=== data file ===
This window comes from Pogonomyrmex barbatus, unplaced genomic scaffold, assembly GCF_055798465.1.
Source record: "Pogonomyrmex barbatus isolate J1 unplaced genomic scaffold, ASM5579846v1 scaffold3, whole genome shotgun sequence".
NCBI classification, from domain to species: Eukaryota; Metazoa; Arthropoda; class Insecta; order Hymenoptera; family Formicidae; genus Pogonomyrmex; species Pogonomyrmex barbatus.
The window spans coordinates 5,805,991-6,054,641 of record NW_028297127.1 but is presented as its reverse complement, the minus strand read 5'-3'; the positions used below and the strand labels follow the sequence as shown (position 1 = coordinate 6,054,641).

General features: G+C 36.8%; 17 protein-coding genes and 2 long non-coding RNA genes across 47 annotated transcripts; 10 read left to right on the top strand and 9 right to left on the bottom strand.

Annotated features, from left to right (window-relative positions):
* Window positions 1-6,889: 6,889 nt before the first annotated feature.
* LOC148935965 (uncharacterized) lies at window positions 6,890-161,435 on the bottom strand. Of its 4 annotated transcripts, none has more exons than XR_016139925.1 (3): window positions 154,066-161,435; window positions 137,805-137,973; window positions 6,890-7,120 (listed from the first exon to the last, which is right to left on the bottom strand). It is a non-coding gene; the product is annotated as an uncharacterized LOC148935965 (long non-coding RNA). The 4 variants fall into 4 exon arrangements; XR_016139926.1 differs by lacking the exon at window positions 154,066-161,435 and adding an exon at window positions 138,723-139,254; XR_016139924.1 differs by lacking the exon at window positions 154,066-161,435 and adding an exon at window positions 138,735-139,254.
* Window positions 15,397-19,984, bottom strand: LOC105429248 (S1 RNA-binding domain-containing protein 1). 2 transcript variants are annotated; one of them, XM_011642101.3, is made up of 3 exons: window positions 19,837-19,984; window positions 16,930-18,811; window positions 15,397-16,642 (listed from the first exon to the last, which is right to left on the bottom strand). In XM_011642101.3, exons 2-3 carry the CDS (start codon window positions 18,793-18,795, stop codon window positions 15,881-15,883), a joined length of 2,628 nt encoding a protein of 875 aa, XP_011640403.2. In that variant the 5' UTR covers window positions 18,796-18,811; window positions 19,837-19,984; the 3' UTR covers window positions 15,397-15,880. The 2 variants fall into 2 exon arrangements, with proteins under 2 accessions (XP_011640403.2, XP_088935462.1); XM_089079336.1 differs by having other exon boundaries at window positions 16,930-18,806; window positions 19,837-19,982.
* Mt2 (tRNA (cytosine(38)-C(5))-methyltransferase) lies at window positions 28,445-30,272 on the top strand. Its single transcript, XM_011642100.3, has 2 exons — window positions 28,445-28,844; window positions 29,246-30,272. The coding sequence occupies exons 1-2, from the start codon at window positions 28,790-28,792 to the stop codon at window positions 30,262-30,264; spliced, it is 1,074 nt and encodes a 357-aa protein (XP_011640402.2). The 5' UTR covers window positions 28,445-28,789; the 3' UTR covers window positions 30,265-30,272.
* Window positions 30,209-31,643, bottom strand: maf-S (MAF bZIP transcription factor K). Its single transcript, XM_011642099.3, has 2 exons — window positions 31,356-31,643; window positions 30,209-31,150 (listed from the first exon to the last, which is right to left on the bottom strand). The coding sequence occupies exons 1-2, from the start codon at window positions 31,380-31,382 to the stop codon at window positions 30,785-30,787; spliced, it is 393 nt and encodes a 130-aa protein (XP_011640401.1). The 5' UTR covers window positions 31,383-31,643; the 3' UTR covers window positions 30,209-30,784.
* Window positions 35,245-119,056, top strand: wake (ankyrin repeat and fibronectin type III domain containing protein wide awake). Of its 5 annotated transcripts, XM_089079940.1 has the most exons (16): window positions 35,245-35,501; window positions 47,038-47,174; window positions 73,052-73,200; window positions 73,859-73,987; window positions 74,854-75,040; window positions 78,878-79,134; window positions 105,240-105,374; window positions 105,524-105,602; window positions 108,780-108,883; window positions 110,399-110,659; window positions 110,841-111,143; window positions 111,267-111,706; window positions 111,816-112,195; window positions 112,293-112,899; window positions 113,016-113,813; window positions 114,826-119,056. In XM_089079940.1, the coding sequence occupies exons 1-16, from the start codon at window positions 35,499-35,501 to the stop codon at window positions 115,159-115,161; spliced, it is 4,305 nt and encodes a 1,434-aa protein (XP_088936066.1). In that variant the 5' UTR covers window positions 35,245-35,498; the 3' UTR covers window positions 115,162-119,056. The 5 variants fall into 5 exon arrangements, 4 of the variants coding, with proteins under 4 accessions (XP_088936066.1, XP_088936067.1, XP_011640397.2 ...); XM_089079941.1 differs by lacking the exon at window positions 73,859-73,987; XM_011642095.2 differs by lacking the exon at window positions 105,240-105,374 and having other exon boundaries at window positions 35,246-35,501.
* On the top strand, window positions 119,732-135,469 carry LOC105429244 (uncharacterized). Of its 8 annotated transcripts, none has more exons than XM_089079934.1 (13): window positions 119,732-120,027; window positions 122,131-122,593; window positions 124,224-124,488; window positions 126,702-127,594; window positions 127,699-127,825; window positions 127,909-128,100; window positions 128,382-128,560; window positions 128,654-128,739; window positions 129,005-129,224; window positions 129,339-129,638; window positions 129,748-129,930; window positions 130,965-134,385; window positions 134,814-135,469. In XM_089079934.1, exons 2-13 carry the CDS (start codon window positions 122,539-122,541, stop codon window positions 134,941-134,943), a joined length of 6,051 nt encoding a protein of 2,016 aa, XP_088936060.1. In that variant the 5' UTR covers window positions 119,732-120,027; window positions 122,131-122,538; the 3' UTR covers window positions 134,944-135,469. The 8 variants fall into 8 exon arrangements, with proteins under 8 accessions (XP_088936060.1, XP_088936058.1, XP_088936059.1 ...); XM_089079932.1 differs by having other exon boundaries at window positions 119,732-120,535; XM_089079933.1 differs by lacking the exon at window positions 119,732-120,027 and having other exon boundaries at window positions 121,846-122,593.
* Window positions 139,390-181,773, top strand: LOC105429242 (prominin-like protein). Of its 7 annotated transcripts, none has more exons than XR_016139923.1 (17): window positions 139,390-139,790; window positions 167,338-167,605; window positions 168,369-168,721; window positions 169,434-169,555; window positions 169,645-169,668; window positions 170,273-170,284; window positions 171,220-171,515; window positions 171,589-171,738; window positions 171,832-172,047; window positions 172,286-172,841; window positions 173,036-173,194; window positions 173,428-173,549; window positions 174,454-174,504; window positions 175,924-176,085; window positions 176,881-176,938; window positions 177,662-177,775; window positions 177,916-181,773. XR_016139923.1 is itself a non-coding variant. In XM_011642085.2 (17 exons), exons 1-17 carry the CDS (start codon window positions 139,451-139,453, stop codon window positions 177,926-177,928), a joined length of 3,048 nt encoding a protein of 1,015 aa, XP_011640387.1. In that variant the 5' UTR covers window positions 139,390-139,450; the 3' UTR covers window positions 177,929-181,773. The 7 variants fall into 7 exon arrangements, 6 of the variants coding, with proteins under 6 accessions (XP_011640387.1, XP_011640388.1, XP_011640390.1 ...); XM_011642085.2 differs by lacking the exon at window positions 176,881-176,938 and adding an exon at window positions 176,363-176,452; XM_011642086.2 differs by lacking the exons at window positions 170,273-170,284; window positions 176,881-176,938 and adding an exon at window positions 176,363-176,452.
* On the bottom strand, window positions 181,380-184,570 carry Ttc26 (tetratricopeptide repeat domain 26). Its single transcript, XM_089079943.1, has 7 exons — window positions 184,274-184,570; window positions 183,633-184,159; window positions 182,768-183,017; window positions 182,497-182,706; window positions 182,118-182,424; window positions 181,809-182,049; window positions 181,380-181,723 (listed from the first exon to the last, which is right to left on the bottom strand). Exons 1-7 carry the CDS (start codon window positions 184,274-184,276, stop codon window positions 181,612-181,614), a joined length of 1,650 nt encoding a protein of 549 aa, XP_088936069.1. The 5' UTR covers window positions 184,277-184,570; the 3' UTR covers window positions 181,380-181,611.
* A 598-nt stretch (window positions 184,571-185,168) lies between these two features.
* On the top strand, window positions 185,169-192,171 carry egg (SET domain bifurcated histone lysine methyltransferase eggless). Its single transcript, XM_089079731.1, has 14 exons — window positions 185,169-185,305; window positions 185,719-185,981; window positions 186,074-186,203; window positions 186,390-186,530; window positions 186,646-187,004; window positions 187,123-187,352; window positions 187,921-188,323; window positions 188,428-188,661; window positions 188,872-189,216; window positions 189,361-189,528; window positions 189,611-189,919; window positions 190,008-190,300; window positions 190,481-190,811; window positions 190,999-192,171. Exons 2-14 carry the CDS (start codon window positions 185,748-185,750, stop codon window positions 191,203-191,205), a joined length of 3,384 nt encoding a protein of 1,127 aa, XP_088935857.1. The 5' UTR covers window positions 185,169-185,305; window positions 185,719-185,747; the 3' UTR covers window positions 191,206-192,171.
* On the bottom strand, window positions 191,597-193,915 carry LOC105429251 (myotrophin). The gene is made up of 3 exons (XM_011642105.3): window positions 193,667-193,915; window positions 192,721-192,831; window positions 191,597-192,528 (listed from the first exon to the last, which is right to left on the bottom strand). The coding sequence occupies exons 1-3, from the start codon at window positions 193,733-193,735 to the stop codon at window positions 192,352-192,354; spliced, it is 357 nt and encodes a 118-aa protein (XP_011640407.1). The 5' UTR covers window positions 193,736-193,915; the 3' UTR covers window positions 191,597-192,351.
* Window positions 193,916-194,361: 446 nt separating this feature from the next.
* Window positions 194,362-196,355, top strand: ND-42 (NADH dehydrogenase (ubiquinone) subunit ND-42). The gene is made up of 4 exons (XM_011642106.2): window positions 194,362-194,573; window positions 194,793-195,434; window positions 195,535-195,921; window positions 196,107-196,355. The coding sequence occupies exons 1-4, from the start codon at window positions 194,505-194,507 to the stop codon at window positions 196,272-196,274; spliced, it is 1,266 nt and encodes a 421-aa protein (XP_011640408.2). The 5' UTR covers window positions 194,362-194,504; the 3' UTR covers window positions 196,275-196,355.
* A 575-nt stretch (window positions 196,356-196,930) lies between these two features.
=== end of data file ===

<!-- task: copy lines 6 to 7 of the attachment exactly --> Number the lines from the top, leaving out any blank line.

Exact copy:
Annotated features, from left to right (window-relative positions):
* Window positions 1-6,889: 6,889 nt before the first annotated feature.